Reflections honors those who gave the full measure of sacrifice to ensure our access to the many freedoms accorded to all American citizens on Memorial Day. The author has selected an editorial written by Hubert D. Osteen Jr., chairman and editor-in-chief of The Sumter Item, which was published in The Sumter Daily Item on May 24, 1992. This paper captures the significance and essence of why we dedicate this time each year to honor our fallen heroes. Photos and research data were obtained from The Sumter Item archives.
"In a sense, Abraham Lincoln inaugurated Memorial Day in 1863 when he gave a brief, powerful and timeless speech now known as the Gettysburg Address.
On that November day, the president who preserved the union was at the site of where a terrible battle had taken place on which thousands of Union and Confederate troops died. Trying to choose the right words to consecrate the battlefield, which had been designated a national cemetery, Lincoln was brief and to the point. 'The brave men living and dead, who struggled here, have consecrated it, far above our poor power to add or detract. It is for us the living, rather, to be dedicated here to the unfinished work which they who fought here thus far so nobly advanced. It is rather for us to be here dedicated to the great task remaining before us - that from these honored dead we take increased devotion to that cause for which they gave the last full measure of devotion - that we here highly resolve that these dead shall not have died in vain - that this nation under God shall have a new birth of freedom - and that government of the people, by the people, for the people, shall not perish from the earth.'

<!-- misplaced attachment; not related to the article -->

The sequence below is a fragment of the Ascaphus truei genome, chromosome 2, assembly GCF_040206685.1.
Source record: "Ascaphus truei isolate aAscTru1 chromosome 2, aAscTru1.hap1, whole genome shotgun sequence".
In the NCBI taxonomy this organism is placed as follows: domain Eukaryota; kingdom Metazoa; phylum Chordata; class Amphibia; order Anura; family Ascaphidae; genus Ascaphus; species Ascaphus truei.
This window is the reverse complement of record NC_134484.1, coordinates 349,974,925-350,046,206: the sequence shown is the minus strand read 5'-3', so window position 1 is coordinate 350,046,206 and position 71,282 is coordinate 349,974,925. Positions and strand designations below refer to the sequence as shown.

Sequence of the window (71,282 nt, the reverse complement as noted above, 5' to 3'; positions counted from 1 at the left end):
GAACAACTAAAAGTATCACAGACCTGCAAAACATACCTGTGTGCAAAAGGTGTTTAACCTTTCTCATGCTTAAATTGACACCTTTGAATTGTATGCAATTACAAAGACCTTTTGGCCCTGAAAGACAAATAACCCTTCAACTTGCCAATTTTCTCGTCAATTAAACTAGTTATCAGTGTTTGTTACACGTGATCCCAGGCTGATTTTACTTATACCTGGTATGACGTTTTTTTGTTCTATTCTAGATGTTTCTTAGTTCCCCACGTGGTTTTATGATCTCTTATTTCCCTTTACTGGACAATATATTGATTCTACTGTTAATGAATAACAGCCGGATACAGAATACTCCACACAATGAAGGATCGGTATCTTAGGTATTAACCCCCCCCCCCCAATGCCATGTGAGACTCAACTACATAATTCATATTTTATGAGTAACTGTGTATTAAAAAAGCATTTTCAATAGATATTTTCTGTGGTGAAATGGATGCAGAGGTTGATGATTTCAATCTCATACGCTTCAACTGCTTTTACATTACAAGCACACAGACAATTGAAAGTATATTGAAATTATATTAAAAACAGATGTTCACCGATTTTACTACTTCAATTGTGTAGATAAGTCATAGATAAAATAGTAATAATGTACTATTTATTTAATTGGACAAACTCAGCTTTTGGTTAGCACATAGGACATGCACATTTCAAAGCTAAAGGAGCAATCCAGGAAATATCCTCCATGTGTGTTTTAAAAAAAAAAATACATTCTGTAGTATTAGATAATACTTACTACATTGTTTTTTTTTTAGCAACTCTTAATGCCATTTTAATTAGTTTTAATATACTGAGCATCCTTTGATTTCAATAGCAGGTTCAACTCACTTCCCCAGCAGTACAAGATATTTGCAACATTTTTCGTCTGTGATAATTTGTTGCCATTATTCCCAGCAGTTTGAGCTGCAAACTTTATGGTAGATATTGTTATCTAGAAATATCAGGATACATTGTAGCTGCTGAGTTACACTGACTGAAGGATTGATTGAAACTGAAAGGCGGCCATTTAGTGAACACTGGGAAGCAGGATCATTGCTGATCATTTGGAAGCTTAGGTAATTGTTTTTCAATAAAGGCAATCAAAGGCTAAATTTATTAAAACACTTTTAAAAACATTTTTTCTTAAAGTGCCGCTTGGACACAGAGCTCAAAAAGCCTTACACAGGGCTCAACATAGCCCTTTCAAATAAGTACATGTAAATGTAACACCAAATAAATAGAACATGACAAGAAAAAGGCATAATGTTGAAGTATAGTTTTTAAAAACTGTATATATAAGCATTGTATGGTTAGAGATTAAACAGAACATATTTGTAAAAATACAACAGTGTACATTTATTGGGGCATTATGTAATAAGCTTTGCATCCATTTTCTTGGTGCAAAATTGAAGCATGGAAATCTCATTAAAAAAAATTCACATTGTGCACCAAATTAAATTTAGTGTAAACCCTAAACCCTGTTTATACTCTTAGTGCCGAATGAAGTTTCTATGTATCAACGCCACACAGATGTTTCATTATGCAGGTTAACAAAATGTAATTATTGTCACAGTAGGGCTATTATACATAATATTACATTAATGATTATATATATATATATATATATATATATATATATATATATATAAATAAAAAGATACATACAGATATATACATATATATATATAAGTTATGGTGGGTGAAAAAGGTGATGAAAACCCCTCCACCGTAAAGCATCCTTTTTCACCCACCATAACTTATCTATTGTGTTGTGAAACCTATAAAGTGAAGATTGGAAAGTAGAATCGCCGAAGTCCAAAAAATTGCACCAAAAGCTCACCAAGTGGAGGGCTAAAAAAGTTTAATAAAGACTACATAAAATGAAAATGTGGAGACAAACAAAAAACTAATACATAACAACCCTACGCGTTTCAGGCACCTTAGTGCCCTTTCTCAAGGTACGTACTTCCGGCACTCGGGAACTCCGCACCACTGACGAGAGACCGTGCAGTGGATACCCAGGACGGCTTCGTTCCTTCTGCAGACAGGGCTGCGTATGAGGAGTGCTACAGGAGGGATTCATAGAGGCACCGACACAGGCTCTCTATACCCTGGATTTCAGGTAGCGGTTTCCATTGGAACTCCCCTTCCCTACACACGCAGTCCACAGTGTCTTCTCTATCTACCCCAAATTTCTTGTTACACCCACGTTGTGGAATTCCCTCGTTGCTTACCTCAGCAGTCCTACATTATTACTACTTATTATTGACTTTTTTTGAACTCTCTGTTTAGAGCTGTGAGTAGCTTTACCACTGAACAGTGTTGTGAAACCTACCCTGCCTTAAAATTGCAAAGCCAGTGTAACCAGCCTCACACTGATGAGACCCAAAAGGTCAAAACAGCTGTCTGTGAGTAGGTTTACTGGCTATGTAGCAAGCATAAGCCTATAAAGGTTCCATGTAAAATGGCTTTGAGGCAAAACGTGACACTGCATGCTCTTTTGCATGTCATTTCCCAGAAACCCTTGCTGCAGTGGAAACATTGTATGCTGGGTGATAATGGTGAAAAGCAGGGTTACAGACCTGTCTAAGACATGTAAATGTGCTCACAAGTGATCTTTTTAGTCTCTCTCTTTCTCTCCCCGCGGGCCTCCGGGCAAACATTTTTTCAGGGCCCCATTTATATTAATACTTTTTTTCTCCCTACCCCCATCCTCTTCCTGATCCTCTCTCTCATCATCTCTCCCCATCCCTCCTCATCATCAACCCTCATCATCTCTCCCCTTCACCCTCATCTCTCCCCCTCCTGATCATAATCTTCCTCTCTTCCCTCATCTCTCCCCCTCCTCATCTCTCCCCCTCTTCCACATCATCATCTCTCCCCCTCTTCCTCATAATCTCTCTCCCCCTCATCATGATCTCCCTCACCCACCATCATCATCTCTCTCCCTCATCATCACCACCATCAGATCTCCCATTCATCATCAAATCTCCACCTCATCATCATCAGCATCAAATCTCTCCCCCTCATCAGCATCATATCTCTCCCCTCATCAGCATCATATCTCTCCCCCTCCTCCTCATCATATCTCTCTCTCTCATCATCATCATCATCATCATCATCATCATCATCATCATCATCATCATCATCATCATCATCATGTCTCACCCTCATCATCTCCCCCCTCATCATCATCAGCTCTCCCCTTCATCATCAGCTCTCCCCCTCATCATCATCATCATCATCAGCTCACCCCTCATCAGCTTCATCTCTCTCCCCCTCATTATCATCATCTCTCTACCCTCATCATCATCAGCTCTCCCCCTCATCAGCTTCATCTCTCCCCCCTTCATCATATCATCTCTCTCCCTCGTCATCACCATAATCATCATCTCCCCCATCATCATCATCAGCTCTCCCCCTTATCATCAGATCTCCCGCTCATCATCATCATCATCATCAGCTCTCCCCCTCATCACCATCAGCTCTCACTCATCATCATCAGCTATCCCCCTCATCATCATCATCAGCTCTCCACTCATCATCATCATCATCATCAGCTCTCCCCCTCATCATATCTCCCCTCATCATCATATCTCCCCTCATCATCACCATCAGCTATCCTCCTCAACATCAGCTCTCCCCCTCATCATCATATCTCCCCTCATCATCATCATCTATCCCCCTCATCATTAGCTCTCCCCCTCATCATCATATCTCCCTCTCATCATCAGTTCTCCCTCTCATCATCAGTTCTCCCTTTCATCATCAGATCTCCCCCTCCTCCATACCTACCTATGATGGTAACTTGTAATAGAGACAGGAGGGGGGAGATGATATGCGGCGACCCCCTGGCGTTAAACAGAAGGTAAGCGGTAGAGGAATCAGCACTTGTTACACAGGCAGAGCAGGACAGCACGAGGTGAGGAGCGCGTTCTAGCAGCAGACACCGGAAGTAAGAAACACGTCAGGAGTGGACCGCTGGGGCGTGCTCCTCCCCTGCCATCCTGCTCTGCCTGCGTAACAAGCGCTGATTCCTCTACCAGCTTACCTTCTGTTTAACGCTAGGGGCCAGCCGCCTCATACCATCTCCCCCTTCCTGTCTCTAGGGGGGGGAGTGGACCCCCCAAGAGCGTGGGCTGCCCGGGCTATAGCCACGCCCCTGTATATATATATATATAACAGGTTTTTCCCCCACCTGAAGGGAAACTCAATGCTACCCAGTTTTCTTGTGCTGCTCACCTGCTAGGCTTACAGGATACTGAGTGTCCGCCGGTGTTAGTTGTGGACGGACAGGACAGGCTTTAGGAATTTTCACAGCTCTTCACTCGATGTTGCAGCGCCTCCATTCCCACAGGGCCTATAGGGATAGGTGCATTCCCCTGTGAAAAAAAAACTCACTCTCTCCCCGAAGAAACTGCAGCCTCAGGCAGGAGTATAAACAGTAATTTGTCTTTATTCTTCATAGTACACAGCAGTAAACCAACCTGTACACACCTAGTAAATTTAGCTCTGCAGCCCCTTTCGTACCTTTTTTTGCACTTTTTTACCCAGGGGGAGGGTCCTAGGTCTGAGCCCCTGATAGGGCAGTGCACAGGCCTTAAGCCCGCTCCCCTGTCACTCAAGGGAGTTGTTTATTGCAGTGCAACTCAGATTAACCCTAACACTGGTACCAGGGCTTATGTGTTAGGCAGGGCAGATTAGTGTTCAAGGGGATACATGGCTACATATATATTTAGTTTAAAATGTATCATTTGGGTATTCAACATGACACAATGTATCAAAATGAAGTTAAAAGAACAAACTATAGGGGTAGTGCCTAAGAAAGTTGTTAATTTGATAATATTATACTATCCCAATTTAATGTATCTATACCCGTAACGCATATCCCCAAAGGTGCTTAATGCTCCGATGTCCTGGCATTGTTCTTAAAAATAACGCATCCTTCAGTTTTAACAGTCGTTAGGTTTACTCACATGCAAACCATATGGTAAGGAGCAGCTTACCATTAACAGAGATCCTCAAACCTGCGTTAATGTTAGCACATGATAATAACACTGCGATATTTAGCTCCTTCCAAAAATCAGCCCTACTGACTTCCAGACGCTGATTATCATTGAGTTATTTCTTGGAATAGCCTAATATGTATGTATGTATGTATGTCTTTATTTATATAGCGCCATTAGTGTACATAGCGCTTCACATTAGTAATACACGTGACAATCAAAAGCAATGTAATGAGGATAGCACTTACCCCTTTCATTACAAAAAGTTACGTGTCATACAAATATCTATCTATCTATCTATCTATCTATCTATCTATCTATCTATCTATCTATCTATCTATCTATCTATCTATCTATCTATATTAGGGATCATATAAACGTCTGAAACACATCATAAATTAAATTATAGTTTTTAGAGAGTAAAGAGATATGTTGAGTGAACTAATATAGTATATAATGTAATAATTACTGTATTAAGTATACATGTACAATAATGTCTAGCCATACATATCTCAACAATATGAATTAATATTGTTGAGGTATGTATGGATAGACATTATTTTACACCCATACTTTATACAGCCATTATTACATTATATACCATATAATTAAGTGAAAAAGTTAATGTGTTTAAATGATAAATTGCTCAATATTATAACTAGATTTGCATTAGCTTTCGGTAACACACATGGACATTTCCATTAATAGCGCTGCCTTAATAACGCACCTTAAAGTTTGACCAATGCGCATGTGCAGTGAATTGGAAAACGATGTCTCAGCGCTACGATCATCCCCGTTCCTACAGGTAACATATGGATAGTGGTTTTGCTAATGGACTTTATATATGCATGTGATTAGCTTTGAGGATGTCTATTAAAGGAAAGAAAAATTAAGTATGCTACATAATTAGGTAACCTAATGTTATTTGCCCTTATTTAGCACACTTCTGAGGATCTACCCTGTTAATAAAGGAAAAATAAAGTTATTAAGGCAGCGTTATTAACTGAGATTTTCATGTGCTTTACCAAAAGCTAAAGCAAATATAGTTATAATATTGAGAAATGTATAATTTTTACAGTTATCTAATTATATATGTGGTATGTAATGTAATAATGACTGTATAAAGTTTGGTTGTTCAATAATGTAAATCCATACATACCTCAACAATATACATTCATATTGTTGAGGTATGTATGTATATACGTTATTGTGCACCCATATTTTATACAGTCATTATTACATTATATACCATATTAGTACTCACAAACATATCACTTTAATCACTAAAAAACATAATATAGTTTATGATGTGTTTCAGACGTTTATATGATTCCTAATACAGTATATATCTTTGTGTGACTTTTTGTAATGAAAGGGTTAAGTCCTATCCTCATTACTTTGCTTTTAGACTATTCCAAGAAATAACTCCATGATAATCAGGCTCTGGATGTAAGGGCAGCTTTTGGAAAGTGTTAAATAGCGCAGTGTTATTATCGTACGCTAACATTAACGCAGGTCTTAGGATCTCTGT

"These words more eloquently sum up what Memorial Day is all about than all the purple prose by every editorial writer who ever lived. Lincoln, overwhelmed by the destruction and horrendous human cost of a civil war that defined this nation, challenged his countrymen to not ignore the sacrifices made on a battlefield, to rededicate themselves to ensuring that the fallen soldiers did not die in vain.
"Out of the American Civil War came the first Memorial Day, in 1868, after Gen. John A. Logan called on soldiers and veterans to decorate military graves with flowers. Also known as Decoration Day, Memorial Day is the only occasion this nation has to pay tribute to soldiers, sailors, marines and airmen who died in service to their country.
"Many Sumterites were among those who fell from the Spanish-American War to the conflict in Afghanistan. Their names are remembered on the various monuments throughout our community. Most were young when they died, thus we will never know just how much more they could have contributed to their community, state and nation had they survived. That is the most poignant part of Memorial Day.
"Memorial Day is a reminder to the survivors of the dead soldiers, which includes all of us, to think long and hard about how terribly costly it is for a great nation to carry out its responsibility in a less-than-perfect world. And after doing that, we should all utter a small prayer of thanks for those Americans who fought the good fight - for all of us.
"As Lincoln himself said, 'It is altogether fitting and proper that we should do this.'"
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